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A presentation by Andrew Simpson, head of the BP Americas Business Service Center, to the Accenture Global Shared Services Conference, Miami, Florida.
Day Two of the 2011 Global Shared Services Conference began with a presentation from Andrew Simpson, head of the BP Americas Service Center. BP is a truly global company, with business activities in more than 100 countries in five major focus areas: Exploration and Production; Integrated Supply and Training; Refining and Marketing; Alternative Energy; and Shipping and Operations.
Simpson’s story is about how the BP Americas Service Center, originally formed in support of Refining and Marketing operations, is charting a course toward expanding its range of services and geographic reach through a global business services model. The current dispersed system of service support for Refining and Marketing—with global coverage, but not truly united under a global umbrella—has led to a compelling case for change. Benchmarking has revealed that processing performance in a number of areas is out of line with what it could be.
The Americas Business Service Center itself began in 2009, by pulling in approximately 400 people from existing internal service groups within the Chicago area, along with 300 people from BP’s outsourcing service provider, Accenture. Over time, the Americas Business Service Center transitioned in additional employees from coast to coast. As it grew, it began to develop its own high-functioning culture, and moved into one building. In 2010, ownership of end-to-end processes and of the relationship with the outsourcing service provider was moved out of the business units and into shared services.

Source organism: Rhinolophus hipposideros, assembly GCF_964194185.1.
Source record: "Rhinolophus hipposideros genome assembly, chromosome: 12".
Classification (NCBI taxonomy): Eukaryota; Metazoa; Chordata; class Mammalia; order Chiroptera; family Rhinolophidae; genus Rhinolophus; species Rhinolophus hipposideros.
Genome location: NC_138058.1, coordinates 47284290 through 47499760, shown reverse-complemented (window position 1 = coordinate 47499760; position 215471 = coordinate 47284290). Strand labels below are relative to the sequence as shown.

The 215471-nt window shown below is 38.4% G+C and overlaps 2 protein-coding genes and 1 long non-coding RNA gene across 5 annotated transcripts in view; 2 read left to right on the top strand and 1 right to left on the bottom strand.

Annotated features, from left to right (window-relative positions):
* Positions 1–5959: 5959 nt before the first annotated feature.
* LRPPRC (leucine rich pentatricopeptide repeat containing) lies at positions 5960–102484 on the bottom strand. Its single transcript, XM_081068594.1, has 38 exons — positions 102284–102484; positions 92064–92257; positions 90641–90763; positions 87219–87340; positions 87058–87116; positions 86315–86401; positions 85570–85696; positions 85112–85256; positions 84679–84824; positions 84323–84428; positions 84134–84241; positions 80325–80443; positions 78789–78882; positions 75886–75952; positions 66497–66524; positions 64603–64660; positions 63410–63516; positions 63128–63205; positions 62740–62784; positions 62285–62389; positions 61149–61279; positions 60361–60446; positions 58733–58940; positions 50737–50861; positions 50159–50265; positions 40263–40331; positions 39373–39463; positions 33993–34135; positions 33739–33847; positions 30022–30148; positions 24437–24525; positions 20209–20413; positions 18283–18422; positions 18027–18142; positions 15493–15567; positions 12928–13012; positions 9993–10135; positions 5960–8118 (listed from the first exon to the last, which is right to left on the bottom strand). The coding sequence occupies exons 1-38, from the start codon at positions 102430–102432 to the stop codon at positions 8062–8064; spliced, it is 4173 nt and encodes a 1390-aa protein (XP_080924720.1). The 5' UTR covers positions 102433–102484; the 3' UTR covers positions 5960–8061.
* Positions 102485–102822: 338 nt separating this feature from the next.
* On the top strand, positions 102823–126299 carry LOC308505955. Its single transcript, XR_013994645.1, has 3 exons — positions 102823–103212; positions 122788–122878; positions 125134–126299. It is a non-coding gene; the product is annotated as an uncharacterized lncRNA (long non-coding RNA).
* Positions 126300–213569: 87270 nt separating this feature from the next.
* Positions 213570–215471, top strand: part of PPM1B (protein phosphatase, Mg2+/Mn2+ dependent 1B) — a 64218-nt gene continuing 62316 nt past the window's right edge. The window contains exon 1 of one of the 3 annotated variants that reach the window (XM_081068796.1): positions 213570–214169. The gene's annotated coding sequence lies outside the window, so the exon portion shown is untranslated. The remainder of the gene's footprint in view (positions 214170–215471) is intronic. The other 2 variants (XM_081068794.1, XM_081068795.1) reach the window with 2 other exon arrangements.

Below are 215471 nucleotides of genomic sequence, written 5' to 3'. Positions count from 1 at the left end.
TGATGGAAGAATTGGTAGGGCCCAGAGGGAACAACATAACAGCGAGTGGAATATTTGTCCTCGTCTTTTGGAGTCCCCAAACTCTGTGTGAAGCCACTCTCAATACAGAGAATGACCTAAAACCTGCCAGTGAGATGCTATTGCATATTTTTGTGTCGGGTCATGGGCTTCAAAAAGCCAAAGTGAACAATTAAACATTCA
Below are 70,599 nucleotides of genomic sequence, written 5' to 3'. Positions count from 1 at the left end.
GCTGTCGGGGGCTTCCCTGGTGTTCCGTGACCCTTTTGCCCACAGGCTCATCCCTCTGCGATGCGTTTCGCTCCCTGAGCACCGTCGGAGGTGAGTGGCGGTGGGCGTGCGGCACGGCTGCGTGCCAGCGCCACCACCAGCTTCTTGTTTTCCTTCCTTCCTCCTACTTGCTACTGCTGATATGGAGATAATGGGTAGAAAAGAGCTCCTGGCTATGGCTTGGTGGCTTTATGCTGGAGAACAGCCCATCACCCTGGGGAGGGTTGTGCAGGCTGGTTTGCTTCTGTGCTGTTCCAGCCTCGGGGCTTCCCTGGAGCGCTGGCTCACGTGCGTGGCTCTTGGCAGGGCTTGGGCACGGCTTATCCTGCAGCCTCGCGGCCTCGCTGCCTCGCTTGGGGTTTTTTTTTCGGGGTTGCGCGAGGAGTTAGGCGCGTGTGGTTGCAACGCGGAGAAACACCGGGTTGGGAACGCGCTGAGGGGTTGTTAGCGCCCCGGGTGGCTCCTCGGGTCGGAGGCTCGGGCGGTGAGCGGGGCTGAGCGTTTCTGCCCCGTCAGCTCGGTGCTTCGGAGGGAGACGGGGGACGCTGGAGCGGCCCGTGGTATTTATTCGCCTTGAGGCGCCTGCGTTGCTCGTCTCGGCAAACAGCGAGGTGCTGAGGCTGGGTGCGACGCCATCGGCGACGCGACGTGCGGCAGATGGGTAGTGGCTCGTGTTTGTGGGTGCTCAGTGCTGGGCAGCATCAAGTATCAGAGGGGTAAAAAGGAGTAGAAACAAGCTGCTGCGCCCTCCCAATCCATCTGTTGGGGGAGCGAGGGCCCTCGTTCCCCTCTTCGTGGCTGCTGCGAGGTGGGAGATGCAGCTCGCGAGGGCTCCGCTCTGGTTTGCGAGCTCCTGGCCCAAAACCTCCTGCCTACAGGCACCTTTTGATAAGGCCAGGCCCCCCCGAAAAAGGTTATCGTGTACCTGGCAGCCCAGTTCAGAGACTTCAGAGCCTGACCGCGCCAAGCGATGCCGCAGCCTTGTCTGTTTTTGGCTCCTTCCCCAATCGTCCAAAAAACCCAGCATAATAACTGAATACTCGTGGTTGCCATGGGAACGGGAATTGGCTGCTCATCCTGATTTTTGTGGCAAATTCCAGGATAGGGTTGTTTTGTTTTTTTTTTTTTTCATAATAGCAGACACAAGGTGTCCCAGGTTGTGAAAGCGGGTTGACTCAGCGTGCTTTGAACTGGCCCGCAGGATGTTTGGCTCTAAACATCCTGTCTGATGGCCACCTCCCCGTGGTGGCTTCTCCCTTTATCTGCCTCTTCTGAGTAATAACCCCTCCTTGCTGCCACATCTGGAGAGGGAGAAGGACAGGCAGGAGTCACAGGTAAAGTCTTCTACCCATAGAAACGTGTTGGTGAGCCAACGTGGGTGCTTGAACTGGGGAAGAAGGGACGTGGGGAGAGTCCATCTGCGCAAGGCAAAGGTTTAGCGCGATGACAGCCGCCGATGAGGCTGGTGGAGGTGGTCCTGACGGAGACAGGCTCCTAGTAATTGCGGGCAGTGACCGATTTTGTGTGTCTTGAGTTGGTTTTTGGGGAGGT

A critical milestone for the center was the introduction of the Stabilize, Standardize, Optimize and Source (SSOS), model in 2010. SSOS gave the BP Americas Service Center a disciplined method for becoming more strategic in terms of which processes to bring into the fold, not just from within Refining and Marketing, but potentially, from other parts of the company as well. It also established a clear map to ultimately industrializing the right processes to the point where they could be sourced externally.
The Americas Service Center has worked closely with Accenture since taking over the relationship, and that has led to continual improvements. Said Simpson: “We asked, ‘How do we become more strategic?’ And we found 12 components that, if done correctly, would allow us to be much more strategic in how we worked with Accenture.” Having broken up processes into 12 components, the center looked at how they made a difference to the center as a customer—for example, improving the customer experience, increasing productivity or reducing operating costs. This exercise allowed the center to prioritize particular processes within the SSOS model.
The results have been an expanded scope of services passed on to the outsourcing service provider, reduced costs, and a better relationship with the business as business leaders came to see that the center could lower and also manage the attendant risks in doing so. As Simpson explained, “We have changed from being an end-to-end provider to an end-to-end partner.”
Learn more about the topics addressed at the 2011 Global Shared Services Conference
Multi-Dimensional Shared Services, Multi-Industry Appeal
Lessons from a Master: Mining for Value in a Fast-Moving World
The Global Shared Services Talent and Leadership Imperative—the Future is Here
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